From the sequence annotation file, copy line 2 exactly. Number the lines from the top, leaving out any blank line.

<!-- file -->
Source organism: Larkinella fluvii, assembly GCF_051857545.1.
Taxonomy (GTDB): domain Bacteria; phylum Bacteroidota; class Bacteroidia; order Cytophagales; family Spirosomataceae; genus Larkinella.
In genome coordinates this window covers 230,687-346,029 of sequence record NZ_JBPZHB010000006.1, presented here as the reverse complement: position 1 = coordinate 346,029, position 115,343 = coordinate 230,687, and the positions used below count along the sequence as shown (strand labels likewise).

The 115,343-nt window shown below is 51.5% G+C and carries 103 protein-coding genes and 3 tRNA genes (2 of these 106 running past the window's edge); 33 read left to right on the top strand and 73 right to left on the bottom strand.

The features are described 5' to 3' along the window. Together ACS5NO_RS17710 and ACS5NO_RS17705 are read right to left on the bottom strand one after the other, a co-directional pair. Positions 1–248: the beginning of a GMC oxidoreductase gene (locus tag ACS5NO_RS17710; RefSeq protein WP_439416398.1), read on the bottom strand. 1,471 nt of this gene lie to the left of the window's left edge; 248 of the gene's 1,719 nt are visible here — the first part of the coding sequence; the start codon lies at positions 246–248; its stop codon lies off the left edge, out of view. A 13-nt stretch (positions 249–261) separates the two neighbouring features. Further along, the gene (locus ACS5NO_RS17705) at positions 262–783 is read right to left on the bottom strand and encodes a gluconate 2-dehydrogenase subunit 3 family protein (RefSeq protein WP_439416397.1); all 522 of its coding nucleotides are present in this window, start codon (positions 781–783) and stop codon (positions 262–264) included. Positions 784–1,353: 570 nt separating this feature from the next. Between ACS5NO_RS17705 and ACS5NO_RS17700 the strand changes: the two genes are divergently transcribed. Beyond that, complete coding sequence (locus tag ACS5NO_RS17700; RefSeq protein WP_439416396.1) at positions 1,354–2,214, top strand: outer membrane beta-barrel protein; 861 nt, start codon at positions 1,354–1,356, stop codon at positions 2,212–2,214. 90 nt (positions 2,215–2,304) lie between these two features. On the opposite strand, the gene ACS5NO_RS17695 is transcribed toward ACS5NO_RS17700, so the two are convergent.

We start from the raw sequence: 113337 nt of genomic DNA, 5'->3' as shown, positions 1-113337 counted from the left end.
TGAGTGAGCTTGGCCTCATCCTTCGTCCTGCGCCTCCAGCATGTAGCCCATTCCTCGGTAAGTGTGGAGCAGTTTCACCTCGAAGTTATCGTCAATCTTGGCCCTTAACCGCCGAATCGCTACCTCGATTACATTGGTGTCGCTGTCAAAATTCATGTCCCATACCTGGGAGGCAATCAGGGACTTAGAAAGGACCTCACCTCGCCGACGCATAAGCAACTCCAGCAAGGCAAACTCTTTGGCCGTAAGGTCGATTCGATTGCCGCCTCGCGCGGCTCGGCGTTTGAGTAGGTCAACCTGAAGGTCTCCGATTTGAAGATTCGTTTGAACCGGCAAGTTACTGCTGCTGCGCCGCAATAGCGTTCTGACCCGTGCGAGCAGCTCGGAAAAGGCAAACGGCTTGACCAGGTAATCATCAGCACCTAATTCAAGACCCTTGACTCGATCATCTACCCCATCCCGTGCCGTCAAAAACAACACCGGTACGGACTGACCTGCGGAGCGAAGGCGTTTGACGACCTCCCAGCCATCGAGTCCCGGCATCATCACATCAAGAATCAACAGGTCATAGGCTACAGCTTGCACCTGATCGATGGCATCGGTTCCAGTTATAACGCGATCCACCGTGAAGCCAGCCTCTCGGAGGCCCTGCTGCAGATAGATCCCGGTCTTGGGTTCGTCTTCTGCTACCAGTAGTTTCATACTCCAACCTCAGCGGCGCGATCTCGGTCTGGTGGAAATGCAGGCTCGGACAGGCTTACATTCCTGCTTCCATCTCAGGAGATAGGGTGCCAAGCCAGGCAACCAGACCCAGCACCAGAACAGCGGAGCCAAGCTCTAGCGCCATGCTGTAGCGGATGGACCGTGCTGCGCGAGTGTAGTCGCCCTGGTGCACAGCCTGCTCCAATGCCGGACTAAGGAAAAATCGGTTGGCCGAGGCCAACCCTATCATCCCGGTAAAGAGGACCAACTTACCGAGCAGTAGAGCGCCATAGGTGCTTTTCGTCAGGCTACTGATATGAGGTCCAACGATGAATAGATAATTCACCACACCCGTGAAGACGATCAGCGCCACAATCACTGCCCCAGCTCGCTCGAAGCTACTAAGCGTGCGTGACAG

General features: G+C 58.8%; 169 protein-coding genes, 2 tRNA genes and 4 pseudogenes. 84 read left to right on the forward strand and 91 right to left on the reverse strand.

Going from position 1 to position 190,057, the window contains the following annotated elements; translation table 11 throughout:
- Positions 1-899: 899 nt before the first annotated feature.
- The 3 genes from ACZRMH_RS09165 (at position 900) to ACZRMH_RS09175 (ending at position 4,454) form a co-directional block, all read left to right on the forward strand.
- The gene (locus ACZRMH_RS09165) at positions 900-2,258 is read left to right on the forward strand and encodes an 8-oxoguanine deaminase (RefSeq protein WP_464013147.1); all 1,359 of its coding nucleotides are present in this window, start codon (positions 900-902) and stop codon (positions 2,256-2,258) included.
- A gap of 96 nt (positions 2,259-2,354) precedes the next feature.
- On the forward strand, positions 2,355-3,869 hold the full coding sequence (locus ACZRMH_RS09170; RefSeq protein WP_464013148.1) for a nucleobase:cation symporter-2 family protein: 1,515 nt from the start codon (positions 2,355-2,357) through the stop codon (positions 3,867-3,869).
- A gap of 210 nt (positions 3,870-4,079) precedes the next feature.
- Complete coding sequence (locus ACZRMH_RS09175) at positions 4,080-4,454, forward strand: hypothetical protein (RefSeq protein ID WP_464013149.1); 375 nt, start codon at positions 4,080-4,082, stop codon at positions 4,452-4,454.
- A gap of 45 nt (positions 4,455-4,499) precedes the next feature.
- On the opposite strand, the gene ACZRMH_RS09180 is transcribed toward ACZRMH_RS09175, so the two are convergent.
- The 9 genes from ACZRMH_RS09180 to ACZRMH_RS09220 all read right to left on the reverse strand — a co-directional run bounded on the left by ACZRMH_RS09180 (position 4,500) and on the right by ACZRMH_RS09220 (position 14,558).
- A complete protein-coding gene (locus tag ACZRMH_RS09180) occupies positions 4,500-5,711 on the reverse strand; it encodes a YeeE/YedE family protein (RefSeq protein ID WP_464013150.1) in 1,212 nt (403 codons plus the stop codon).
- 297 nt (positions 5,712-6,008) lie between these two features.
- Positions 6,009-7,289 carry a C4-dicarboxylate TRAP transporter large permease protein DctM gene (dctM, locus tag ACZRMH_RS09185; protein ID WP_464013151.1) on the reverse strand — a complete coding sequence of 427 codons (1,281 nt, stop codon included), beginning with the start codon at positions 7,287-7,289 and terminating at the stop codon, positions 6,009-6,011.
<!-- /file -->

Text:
Taxonomy (GTDB): domain Bacteria; phylum Bacteroidota; class Bacteroidia; order Cytophagales; family Spirosomataceae; genus Larkinella.